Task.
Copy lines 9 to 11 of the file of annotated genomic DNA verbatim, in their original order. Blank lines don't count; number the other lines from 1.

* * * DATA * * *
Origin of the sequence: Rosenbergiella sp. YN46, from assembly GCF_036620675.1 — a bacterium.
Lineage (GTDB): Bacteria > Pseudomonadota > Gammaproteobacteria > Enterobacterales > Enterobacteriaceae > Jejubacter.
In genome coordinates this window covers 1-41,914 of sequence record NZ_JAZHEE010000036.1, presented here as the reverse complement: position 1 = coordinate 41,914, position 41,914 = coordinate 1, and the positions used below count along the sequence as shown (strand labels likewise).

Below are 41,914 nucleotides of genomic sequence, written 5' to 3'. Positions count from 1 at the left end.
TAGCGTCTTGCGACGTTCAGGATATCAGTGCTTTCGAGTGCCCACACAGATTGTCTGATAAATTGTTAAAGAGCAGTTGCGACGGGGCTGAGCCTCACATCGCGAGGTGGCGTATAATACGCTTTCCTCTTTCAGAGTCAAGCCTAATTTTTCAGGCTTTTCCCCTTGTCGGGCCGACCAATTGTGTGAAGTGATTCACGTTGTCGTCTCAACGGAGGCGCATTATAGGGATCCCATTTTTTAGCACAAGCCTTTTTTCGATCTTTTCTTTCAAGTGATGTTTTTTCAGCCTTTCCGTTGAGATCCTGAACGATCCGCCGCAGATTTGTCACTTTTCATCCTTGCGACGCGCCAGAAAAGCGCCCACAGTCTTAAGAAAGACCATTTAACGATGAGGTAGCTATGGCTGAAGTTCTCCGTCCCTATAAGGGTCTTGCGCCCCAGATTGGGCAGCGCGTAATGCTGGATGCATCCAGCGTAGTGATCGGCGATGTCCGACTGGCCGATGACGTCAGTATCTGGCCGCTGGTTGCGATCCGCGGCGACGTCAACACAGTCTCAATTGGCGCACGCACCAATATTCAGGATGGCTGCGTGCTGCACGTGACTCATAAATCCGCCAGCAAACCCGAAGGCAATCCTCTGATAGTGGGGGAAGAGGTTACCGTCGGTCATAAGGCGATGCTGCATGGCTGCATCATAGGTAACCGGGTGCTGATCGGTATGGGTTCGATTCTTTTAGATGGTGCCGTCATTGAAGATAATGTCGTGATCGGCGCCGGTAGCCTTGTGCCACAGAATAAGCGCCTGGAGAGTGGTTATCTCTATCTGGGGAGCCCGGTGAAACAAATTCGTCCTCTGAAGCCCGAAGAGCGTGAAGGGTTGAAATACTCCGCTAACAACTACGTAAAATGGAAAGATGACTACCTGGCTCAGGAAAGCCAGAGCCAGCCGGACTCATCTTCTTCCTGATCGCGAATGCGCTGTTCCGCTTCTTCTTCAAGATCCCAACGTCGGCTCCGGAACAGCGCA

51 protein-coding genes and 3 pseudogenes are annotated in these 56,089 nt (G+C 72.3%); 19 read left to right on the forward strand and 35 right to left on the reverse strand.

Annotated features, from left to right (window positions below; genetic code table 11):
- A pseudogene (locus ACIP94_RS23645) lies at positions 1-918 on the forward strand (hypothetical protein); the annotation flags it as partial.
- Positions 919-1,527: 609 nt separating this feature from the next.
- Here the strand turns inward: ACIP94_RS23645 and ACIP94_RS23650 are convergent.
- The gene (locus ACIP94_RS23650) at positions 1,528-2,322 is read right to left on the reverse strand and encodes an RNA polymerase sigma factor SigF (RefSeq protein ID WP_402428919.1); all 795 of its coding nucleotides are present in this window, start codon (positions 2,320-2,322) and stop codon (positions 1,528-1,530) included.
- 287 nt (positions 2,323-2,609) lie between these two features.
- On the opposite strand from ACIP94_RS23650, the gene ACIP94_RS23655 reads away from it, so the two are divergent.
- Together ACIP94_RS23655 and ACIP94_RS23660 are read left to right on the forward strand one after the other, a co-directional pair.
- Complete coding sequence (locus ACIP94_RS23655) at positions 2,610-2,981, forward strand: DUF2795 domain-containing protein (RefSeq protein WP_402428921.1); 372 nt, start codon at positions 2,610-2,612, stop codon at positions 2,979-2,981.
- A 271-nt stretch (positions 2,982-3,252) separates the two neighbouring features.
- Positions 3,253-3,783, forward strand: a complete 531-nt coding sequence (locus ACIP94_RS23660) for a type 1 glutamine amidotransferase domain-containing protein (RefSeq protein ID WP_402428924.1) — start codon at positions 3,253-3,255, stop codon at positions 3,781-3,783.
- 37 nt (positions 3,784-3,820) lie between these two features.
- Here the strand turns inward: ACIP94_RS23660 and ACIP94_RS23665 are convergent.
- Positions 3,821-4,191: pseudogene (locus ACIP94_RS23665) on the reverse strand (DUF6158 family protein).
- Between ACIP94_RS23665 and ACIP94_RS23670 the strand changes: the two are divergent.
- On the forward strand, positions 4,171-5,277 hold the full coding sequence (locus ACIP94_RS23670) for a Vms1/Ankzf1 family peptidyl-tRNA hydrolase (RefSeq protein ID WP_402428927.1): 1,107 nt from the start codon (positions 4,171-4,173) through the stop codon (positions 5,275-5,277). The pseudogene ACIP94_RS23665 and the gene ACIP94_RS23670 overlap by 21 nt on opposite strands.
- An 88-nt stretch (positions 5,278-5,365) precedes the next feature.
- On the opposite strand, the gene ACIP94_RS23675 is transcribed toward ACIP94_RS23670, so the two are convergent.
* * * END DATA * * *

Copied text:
- Positions 919-1,527: 609 nt separating this feature from the next.
- Here the strand turns inward: ACIP94_RS23645 and ACIP94_RS23650 are convergent.
- The gene (locus ACIP94_RS23650) at positions 1,528-2,322 is read right to left on the reverse strand and encodes an RNA polymerase sigma factor SigF (RefSeq protein ID WP_402428919.1); all 795 of its coding nucleotides are present in this window, start codon (positions 2,320-2,322) and stop codon (positions 1,528-1,530) included.